You can look at the final section of Change Machine from either the perspective of content or form. It’s title, “There There” bridges both because the “content” meaning is one of consolation, and this is a section that has poems which deal with other aspects of its poet’s current status. These include being a hybrid (“Spork”), an Australian in the weird environment of English culture (“Stagger Lee at Her Majesty’s”, “Surveying What Adheres”), and being an Australian Joyce scholar (“Coloratura”). There is also a poem about wingsuit flying that I assume is a poem about writing poetry. But, formally, “there there” is a repeated phrase and two of the poems of this section set themselves the bizarre task of ending each line with a phrase that involves a repeated word – “Lang Lang”, “hush-hush”, “Wagga Wagga” or a word that has a repeated syllable – “murmur”, “pawpaw”, “couscous”. I’m not sure that the result is very attractive for a reader but, presumably, for the poet it fulfils the requirement that formal restrictions should be able to create meaning to an even greater degree than does ordinary rhyme. The first of the poems, with the wonderful title, “Fort Dada” – Freud’s “fort da” distinction reduplicated to make both a place and an offshoot of surrealism – spins out into the biography of a girl from Wagga staying at a spa in Baden-Baden drinking ylang ylang and so on. At the end of this last section is an experimental move – which I suppose can be called formal – of writing in the mode of Finnegans Wake, distorting words into a constant stream of puns so that “Husband, mountain, cooled volcano” becomes in the transformed version, “Hushbound, mountchain, coiled for-kin ache”. How permanent a development in Savige’s career this is, I’m not sure. Nor am I sure as to whether, if you copy Joyce’s mode, you also copy his world-view: in this case the idea of a world-dream that Finnegans Wake was designed to be. On the surface it doesn’t seem a fruitful possibility – it hasn’t been a road many have followed since the book’s publication eighty years ago – but then, with poets, one never knows where developments will lead.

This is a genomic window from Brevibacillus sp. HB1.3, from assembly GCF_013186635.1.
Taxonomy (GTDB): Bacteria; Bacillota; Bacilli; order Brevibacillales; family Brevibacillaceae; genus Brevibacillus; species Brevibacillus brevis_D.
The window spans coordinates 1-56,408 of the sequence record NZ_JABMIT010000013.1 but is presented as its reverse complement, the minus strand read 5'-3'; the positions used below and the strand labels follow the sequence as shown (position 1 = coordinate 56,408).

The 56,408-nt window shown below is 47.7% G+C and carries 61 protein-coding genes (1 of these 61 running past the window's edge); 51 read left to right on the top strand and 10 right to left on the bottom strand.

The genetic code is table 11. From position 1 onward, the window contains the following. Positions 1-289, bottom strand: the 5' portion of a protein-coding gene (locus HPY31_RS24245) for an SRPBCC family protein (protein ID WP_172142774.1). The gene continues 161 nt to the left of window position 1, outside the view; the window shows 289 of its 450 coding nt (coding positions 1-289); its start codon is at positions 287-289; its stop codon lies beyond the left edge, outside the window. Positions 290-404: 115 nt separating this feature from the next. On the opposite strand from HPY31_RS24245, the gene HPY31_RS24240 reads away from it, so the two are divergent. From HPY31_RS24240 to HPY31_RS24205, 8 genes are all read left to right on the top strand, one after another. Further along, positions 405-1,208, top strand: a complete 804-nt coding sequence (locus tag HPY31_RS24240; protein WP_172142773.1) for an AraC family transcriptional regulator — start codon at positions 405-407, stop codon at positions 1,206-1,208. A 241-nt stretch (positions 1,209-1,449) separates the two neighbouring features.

Jaya Savige: Surface to Air

St Lucia: University of Queensland Press, 2011, 78pp.

Jaya Savige’s first book, Latecomers (2005) began with a longish poem about the sea. In it a dead beetle floats, holding on to the serrated edge of a charred banksia leaf, and the poem goes on to make quite a bit out of this, investigating the idea of drifting at the mercy of the winds and tides of the world, hanging on, in death, to something that fits with us:

for, what we seek to hold to

when the world has
loosed its hold on us

may be what prevents us
from never having been . . .

It’s a bleak poem registering the infinitely small “tiny fires” of each individual against the massive and impersonal forces of the sea. And its first words – “I have come to expect / too much of the ocean” – is a reminder that we shouldn’t think of ourselves as especially favoured by the cosmos. And throughout Latecomers there are poems in a range of modes that are about Savige’s mother and her shockingly untimely death. You sense, in the variety, that there is a continuous revisiting of a wound each time with a different poetic configuration as though Savige were trying poetry out to see if it could assuage the pain.

This second book, Surface to Air, also begins with a poem about the sea. Although it looks a very different poem to the one in Latecomers – instead of being a single meditative arc it is a set of brief lyric sections blending description and statement – there is no doubt that it is intended to recall the earlier poem, especially in the section which begins:

Impossible to resist